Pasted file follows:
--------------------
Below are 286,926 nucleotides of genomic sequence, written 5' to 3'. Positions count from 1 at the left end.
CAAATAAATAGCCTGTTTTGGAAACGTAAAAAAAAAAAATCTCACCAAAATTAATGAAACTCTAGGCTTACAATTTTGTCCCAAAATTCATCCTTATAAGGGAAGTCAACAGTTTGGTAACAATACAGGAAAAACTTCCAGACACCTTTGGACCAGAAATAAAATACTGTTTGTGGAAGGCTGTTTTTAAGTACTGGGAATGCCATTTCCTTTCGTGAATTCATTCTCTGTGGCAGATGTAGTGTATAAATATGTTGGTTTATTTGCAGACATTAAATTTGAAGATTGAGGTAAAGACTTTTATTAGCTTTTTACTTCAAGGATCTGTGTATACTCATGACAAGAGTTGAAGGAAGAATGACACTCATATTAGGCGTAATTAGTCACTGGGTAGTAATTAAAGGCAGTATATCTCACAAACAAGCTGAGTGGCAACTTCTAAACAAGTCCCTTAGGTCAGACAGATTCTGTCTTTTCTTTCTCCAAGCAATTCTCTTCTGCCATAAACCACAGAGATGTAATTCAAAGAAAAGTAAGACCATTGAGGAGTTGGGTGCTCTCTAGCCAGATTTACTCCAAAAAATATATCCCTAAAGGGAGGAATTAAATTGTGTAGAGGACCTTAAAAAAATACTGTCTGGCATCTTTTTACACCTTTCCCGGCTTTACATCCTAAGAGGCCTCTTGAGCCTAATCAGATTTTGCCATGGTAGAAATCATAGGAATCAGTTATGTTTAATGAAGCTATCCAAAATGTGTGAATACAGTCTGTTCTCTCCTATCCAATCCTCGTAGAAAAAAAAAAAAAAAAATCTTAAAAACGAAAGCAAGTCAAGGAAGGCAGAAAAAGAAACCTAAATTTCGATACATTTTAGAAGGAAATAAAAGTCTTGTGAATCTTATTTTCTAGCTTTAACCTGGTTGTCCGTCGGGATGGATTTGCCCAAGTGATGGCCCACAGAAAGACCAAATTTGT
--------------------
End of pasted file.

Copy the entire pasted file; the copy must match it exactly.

Below are 286,926 nucleotides of genomic sequence, written 5' to 3'. Positions count from 1 at the left end.
CAAATAAATAGCCTGTTTTGGAAACGTAAAAAAAAAAAATCTCACCAAAATTAATGAAACTCTAGGCTTACAATTTTGTCCCAAAATTCATCCTTATAAGGGAAGTCAACAGTTTGGTAACAATACAGGAAAAACTTCCAGACACCTTTGGACCAGAAATAAAATACTGTTTGTGGAAGGCTGTTTTTAAGTACTGGGAATGCCATTTCCTTTCGTGAATTCATTCTCTGTGGCAGATGTAGTGTATAAATATGTTGGTTTATTTGCAGACATTAAATTTGAAGATTGAGGTAAAGACTTTTATTAGCTTTTTACTTCAAGGATCTGTGTATACTCATGACAAGAGTTGAAGGAAGAATGACACTCATATTAGGCGTAATTAGTCACTGGGTAGTAATTAAAGGCAGTATATCTCACAAACAAGCTGAGTGGCAACTTCTAAACAAGTCCCTTAGGTCAGACAGATTCTGTCTTTTCTTTCTCCAAGCAATTCTCTTCTGCCATAAACCACAGAGATGTAATTCAAAGAAAAGTAAGACCATTGAGGAGTTGGGTGCTCTCTAGCCAGATTTACTCCAAAAAATATATCCCTAAAGGGAGGAATTAAATTGTGTAGAGGACCTTAAAAAAATACTGTCTGGCATCTTTTTACACCTTTCCCGGCTTTACATCCTAAGAGGCCTCTTGAGCCTAATCAGATTTTGCCATGGTAGAAATCATAGGAATCAGTTATGTTTAATGAAGCTATCCAAAATGTGTGAATACAGTCTGTTCTCTCCTATCCAATCCTCGTAGAAAAAAAAAAAAAAAAATCTTAAAAACGAAAGCAAGTCAAGGAAGGCAGAAAAAGAAACCTAAATTTCGATACATTTTAGAAGGAAATAAAAGTCTTGTGAATCTTATTTTCTAGCTTTAACCTGGTTGTCCGTCGGGATGGATTTGCCCAAGTGATGGCCCACAGAAAGACCAAATTTGT